SPSS version 18 (SPSS, IBM, Somers, NY, U.S.A.) was used to analyse the data. Parametric statistical tests (one-way between-group anova and paired t-test to compare means) were used to investigate statistical differences between treated and untreated sites. A probability of P < 0·05 was considered statistically significant. All results are presented as mean ± SEM.

Results

  1. Top of page
  2. Summary
  3. Materials and methods
  4. Results
  5. Discussion
  6. What’s already known about this topic?
  7. Acknowledgment
  8. References

TEWL measurements for control and treated sites are shown in Figure 1. TEWL measurements were conducted before tape stripping and after removal of 4, 8, 12, 16 and 20 tape strips.

image

Figure 1.  Transepidermal water loss (TEWL) measurement of the mid volar forearm with increasing number of tape strips for control and treated sites (n = 24, mean ± SEM).

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The difference between control and treated sites was statistically significant up to removal of 16 tape strips (P < 0·05), i.e. with increasing amounts of stratum corneum removed, water loss was always higher for sites exposed to Aqueous Cream BP compared with untreated sites. After removal of 17–20 tape strips, the mean value of TEWL was not significantly lower for treated sites vs. control sites (P = 0·09). The initial values of TEWL were of a similar magnitude to those reported by Tsang and Guy9 for control sites and sites treated with Aqueous Cream BP over the same time-frame and using the same instrumentation.

Protein content

Figure 2 shows the protein content, which was measured for each individual tape strip. As noted previously10 the amount of protein removed decreased was more SC was removed, reflecting increased cohesion of the deeper layers.14–16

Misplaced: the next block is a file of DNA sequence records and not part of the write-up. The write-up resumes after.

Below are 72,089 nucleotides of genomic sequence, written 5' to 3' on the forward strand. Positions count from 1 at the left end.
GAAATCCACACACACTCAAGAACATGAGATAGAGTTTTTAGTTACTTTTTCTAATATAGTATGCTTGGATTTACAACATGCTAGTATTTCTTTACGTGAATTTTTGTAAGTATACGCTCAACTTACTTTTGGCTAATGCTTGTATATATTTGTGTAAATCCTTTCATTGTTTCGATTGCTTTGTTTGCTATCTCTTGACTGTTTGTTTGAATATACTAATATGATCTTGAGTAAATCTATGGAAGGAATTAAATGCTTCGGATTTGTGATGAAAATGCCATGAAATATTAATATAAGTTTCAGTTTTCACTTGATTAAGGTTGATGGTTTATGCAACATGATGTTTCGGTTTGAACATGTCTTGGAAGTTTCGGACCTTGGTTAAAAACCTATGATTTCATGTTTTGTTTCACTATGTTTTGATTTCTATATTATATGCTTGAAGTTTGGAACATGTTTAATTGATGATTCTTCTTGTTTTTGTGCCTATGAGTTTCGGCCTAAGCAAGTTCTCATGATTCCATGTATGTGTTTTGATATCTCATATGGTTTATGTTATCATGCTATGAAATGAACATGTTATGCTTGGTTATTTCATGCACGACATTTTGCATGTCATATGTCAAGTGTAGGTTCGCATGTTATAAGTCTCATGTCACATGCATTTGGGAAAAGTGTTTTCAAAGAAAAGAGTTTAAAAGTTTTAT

image

Figure 2.  Stratum corneum protein content removed from mid volar forearm for each tape strip for control and treated sites (n = 24, mean ± SEM).

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Significant differences (P < 0·05) in protein content between control and treated sites were evident after removal of 12 tape strips. A correlation between amount of protein removed and weight of tape strips also allowed an estimation of the depth of SC probed for both control and treated sites (data not shown). For the same number of tape strips, the depth to which the SC was tape stripped may be estimated as 8·26 ± 1·50 μm for control sites and 7·58 ± 1·09 μm for treated sites (P < 0·05).

Corneocyte maturity

Representative micrographs showing corneocytes stained with Nile Red and immunostained for native involucrin to assess corneocyte maturity are shown in Figure 3. More mature corneocytes can be seen in control-site micrographs when compared with those for the treated site.

image

Figure 3.  Micrographs showing corneocyte maturity from tape 1 of the volar forearm of a subject. (a, c) are control and treated, respectively, stained with Nile Red. (b, d) are control and treated, respectively, and immunostained for native involucrin; 1440 × 960 pixels, 0·8 pixels μm−1.

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Figure 4 illustrates the maturity of corneocytes for both control and treated sites (calculated as a ratio of red/green pixels, described previously10). For the control site, more mature cells were found in the outer layers of the SC with progressively fewer mature corneocytes found with increasing depth into the SC.

image

Figure 4.  Corneocyte maturity of skin samples removed from the mid volar forearm by tape stripping (n = 24, mean ± SEM).

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There were significant differences (P < 0·05) in the maturity of corneocytes from control sites when compared with treated sites. For all series of tape strips analysed, corneocytes were always more mature in control sites than in treated sites.

Corneocyte surface area

Corneocyte surface area decreased with each tape strip series for both groups (Fig. 5). However, the cells from control sites were significantly larger (P < 0·05) than those from the treated sites, consistent with the maturity data above (Fig. 4).

image

Figure 5.  Mean corneocyte surface area of skin samples removed from the mid volar forearm by tape stripping (n = 24, mean ± SEM).

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When the correlation between corneocyte maturity and surface area was probed using simple regression analysis for both treated and control groups, high correlation coefficients were obtained (i.e. more mature corneocytes were larger, in line with our previous findings10), providing further confidence in the robustness of the methods used to determine these properties (Fig. 6).

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Figure 6.  Correlation of corneocyte maturity with corneocyte size for control and treated sites. Control (inline image) y = 55·7x + 761·4, r2 = 0·91; treated (inline image) y = 84·2x + 693·6, r2 = 0·83 (n = 24; mean ± SEM).

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Protease activity